For decades now we have been in an era of high volume, low cost marketing of software over the internet for every conceivable business and personal use (including “Apps”, games, videos and the like) which has necessitated more economically practicable and physically possible ways of obtaining the end-user/licensee’s “constructive acceptance” of the terms of the software license.
Like its “sister” the shrink-wrap Software Licence, a “Click-wrap” Licence (also commonly known as a “Clickwrap” or “Click through” and less often as “Web-wrap”) has been devised to use online digital technology to ensure that the full terms of the software license can be read and constructively accepted by a “click Accept” (or “I agree”) button (which is, in essence a digital signature) at the end of the licence prior to the end-user customer (“licensee”) being able to download or access (in the case of a subscription SaaS-type service) the software.
As mentioned above, the full terms and conditions of the Click-wrap licence should always appear on-screen at the earliest possible opportunity (commonly displayed in a scroll down window), typically at the ordering/pre-download or subscription stage and/or before the software can be downloaded or accessed. This is to ensure its full terms and conditions can be read and “accepted” by the proposed end-user. The owner/licensor should be able to produce digital evidence of such acceptance by the end-user if required, in the event of a dispute or when trying to enforce any of the license terms. It has to be said that because all forms of click-wrap licence are so commonplace and indeed if viewed on a tablet, mobile or other small-screen device, then most end-users never actually read the full terms and conditions before clicking “Accept”. This does not in any way absolve the end-user from acceptance. The added text in this contract to “save a copy of this licence for future reference” is there to try and re-enforce the nature of an ongoing license.
As electronic commerce has matured over the decades, there are very many variations of Click-wrap licences, although the most commonly used method, as mentioned above, of constructive acceptance tends (so far) to be “clicking” an “Accept” button (or “I agree”) button at the end of the licence. Some click-wrap licences also have a “Do not accept” button as well (as this Contract does). It is only by clicking the “Accept” (or “I agree”) button that the end-user should be able to download or access the software. (For another form of implied/constructive acceptance when no button is clicked, see Browse-wrap licence in Contract 61B.)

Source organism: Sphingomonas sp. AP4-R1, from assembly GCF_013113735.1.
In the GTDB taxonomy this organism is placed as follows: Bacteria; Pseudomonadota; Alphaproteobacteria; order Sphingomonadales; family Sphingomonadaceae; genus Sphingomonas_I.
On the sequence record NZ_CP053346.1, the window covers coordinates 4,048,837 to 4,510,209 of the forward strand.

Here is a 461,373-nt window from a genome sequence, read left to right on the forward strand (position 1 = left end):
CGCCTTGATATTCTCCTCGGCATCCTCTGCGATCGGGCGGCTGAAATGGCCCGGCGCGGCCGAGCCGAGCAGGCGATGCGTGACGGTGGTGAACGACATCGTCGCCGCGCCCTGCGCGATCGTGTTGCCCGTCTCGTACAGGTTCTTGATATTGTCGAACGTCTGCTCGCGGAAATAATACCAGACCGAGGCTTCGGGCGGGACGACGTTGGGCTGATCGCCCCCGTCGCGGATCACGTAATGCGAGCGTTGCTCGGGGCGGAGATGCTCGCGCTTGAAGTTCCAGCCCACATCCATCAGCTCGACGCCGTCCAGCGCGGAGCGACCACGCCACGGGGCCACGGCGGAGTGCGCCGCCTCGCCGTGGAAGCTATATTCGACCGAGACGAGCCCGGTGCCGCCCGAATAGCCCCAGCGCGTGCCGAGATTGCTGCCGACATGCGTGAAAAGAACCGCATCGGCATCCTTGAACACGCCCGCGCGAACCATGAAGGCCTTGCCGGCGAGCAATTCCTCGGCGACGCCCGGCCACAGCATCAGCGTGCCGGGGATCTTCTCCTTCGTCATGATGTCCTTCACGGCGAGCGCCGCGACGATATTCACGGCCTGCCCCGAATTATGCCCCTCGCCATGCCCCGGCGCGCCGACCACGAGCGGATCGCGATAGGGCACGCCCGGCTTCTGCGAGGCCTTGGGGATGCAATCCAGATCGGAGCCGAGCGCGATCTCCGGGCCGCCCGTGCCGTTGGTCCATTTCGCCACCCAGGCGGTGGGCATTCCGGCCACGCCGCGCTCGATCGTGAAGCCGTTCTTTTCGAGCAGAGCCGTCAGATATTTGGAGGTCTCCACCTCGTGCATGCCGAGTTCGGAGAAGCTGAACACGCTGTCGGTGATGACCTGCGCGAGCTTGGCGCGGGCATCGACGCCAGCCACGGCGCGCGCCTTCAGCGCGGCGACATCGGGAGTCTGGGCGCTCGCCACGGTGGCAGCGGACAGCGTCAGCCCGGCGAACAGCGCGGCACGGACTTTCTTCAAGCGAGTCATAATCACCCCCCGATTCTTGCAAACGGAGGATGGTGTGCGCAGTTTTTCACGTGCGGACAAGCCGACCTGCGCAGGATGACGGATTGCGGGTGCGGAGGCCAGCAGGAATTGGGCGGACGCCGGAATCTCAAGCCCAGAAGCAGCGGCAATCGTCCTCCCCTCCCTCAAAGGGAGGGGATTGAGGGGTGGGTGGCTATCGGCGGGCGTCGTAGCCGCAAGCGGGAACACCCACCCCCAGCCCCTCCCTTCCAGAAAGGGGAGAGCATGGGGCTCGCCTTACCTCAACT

Payment of the software licence fee is more often than not also effected over the internet and payment may additionally (to click “Accept”) be necessary before the software can be downloaded or accessed.
Unlike the end-user of a “shrink-wrap” licence who is almost always unknown (unless they return a warranty or registration card or some similar feedback with their details), end-users of “Click-wrap” licensed software, can be identified in several ways: either by their payment details, registration details (if required to register) and/or IP address which identifies the click “Accept”.
By far the most difficult provision to draft and indeed enforce in any such licence is that relating to the applicable law (see Clause 15). Since the internet is truly global and there are (usually) no boundaries for mass online marketing of software thus a cross-border/international approach is suggested in this Contract with a few optional variations.
Though it could be claimed that click-wrap licensing has allowed e-commerce to flourish in terms of software, in reality, it is technology that dictates the means, and only thereafter are applicable contracts drafted by virtue of sheer necessity, to fit the technological and legal challenges which ensue.